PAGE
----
Biological effects of glaciation on an Alaskan white spruce forest

Michael G Loso
Alaska Pacific University


Continent: North America
Country: United States of America
State/Province: Alaska
City/Town: Wrangell-St. Elias National Park
UTM coordinates and datum: WGS-84 6816192.5 Northing, 400533.75 Easting


Climate Setting: Boreal
Tectonic setting: Continental Collision Margin
Type: Process, Stratigraphy

Click the images for a full-sized view.


In southern Alaska, the potent combination of an ongoing oceanic / continental collision and abundant snowfall gives rise to some of the most spectacular glaciated mountain scenery in the world. For over a century, geologists interested in geomorphology, tectonics, glaciology, and stratigraphy have struggled to understand and interpret this landscape, but only recently have they begun to consider the impacts of these mountains and glaciers on biological systems. The results of these newer interdisciplinary studies are sometimes surprising.

Consider the effects of glacial geomorphology on white spruce, the most common and most commercially valuable kind of tree among the few species that comprise southern Alaska's boreal forest. White spruce forests cling to the lower slopes of Alaska's mountains, occupying slivers of habitable land hemmed in by swamps, rivers, beaches, and cascading glaciers (Figure 1). Because almost all of southern Alaska was covered by glacial ice during the Last Glacial Maximum, around 20,000 years ago, the soils that white spruce grow on are commonly developed from glacial parent materials. The differing properties of glacial till, outwash gravels, and glaciolacustrine sediments, for example, are well recognized by forest ecologists who commonly stratify their study areas on the basis of landforms mapped by glacial geomorphologists.

But the glaciers have more subtle and surprising effects on white spruce than just the soils and landforms they leave behind. These effects are, perhaps surprisingly, good for the forest.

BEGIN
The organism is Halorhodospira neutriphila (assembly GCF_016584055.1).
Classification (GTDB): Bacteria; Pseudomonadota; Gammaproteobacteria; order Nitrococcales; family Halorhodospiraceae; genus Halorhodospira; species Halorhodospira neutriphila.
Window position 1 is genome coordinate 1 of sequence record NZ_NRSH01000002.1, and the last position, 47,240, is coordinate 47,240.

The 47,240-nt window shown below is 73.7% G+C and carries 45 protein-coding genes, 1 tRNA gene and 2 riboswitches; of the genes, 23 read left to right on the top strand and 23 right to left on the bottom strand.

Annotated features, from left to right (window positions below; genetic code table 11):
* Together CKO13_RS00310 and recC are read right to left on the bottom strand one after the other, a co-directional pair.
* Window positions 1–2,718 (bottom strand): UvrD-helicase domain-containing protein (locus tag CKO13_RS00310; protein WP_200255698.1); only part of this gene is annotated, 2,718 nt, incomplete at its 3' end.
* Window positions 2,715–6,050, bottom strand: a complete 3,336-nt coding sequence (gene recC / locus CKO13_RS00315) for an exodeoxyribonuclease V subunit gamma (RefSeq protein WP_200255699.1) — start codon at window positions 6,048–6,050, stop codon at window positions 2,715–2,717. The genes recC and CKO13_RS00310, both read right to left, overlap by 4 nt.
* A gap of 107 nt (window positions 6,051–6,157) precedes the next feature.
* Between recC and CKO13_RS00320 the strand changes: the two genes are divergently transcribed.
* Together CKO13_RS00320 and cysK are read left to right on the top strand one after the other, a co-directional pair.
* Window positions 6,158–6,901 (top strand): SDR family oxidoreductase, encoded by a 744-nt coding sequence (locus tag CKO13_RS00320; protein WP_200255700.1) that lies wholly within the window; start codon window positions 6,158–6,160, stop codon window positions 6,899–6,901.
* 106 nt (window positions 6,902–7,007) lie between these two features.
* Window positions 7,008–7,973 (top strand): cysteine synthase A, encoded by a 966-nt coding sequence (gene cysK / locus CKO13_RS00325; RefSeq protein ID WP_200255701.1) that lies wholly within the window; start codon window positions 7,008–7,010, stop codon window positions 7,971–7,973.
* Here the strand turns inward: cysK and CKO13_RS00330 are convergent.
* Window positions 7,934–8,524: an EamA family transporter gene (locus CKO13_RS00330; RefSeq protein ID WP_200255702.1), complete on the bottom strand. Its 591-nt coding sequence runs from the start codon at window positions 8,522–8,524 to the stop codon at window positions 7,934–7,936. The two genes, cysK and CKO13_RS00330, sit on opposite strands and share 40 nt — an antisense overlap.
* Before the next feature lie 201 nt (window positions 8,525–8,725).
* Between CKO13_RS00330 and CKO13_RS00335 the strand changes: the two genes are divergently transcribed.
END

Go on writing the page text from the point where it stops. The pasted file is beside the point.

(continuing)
The first example involves fire. White spruce forests commonly burn regularly in Alaska, with a recurrence interval typically less than a century. Lightning strikes are common, humans have a much shorter and less intensive history of fire suppression than in the forests of the lower 48, and for these reasons, "old growth" white spruce forests are quite naturally uncommon in Alaska. But some white spruce forests are lucky enough to be tucked up next to large valley glaciers like the Kennicott, a 45 km long glacier in the Wrangell Mountains. There, researchers cored hundreds of trees to document the age structure of white spruce growing in a narrow strip between the alpine zone and the glacier margin (Figure 2). They found trees some very old trees, but more important than the sheer age of the trees was the wide range of ages they found. This mixed age distribution (Figure 3) contrasts strongly with the narrow range of germination dates in forests that regenerate from fire, and attests to a long-term lack of forest fires in the valley. Why? The most likely explanation is the presence of persistent, downglacier winds (called katabatic winds) that characterize the valleys of large glaciers. Cold dense air, chilled by the ice, flows downvalley almost every day of summer, protecting the narrow isolated isthmus of trees in this study from the spread of fires that burn regularly in the larger forested areas of the river valley below.